Canada Passenger Lists (FamilySearch Historical Records)
|Access the Records|
Canada Passenger Lists, 1881-1922 .
|This article describes a collection of records at FamilySearch.org.|
|Flag of Canada|
|Record Type||Passenger Lists|
|Title in the Language||Listes de passagers canadiens|
|Public Archives, Ontario|
- 1 What is in This Collection?
- 2 What Can These Records Tell Me?
- 3 Collection Content
- 4 How Do I Search This Collection?
- 5 What Do I Do Next?
- 6 Known Issues With This Collection
- 7 Citing This Collection
- 8 How Can I Contribute to the FamilySearch Wiki?
What is in This Collection?
This collection includes an index and images of ships' passenger lists (also known as ships' manifests or seaport records of entry). It contains records for the ports of:
- Quebec City, 1900-1921
- Halifax, 1881-1922
- Saint John, 1900-1912
- North Sydney, 1906-1912
- Vancouver, 1905-1912
- Victoria, 1905-1912
- New York, 1906-1912
- Eastern US Ports, 1905-1912
The lists for United States ports include only those names of passengers who intended to proceed to Canada.
The Canadian government did not keep lists of emigrants. Before 1947, Canadian citizenship was not separate from British, and Canadians moved freely throughout the British Empire. Before 1895, when the United States government began keeping border-crossing records, Canadians moved to the United States with few restrictions. During the early 20th century, consular officials of the Russian Empire stationed in Canada and the United States kept files on former empire residents who sought their aid (to help in filling out naturalization and passport applications or to obtain proof of military service in Russia).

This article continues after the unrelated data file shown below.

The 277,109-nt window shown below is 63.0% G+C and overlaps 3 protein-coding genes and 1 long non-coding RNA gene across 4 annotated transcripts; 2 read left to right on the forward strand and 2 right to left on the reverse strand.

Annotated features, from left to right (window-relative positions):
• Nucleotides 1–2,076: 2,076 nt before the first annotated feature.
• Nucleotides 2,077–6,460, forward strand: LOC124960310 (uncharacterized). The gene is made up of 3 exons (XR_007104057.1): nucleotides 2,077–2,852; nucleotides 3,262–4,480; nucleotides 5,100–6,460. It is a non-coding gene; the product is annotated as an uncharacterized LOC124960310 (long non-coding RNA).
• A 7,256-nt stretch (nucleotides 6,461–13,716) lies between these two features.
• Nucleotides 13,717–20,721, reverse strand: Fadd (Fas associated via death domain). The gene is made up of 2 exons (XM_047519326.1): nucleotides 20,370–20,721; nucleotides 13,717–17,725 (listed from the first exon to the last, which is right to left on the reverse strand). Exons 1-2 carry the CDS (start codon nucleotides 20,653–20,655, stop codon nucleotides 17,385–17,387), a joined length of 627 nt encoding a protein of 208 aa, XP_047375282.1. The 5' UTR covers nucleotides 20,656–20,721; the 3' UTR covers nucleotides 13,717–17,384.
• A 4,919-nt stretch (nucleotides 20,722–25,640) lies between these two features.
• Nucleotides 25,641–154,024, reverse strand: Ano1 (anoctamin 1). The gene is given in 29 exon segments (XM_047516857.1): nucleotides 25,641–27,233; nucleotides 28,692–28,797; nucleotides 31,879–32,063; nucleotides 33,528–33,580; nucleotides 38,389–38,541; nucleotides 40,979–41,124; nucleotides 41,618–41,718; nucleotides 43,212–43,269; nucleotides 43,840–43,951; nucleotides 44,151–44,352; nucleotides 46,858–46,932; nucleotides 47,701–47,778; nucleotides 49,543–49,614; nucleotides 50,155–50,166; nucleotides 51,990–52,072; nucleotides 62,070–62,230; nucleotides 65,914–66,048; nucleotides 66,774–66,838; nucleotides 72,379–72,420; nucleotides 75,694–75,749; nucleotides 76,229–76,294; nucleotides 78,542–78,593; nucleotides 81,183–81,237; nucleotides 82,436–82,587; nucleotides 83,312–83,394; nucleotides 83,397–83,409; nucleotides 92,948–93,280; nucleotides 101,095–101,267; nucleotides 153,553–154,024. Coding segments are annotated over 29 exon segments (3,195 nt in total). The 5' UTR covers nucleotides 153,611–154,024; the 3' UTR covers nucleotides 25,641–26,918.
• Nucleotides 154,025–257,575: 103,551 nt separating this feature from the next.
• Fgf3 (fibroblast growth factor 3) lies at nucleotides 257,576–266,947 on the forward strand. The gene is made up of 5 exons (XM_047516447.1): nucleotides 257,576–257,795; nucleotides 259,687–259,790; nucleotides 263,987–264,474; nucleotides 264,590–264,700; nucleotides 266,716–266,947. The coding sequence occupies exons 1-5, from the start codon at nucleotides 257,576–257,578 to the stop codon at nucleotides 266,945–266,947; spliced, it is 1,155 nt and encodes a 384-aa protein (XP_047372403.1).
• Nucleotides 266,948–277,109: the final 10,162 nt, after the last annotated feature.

There are very few passenger lists for ships coming into Canada before 1865. The Library and Archives Canada website has posted an index of some lists that have survived.
To Browse This Collection
|You can browse through images in this collection by visiting the browse page for Canada passenger Lists, 1881-1922.|
What Can These Records Tell Me?
Passenger lists may contain the following information:
- Gender (male or female)
- Date of arrival
- Port of arrival
- Name of ship
How Do I Search This Collection?
Before searching this collection, it is helpful to know:
- The name of your ancestor
- The name of a relative or year of immigration
Search the Index
View the Images
View images in this collection by visiting the Browse Page:
- Select the Port of Arrival
- Select the Arrival date - Year
- Select the Name of Ship to view the images.
|More images are available in the FamilySearch Catalog at Canada Passenger Lists, 1881-1922. Some catalog records link to multiple references. In this case, click on a reference to find a camera icon to see images.|
How Do I Analyze the Results?
Compare each result from your search with what you know to determine if there is a match. This may require viewing multiple records or images. Keep track of your research in a research log.
What Do I Do Next?
I Found the Person I Was Looking For, What Now?
- Make sure to fully transcribe and cite the record entry for future reference; see the section Citing this Collection for assistance. Save or print a copy of the image
- Use the information found in the record to find other records such as emigrations, port records, and ship’s manifests
- Use the record to learn your ancestor’s foreign and “Americanized” names, if they were different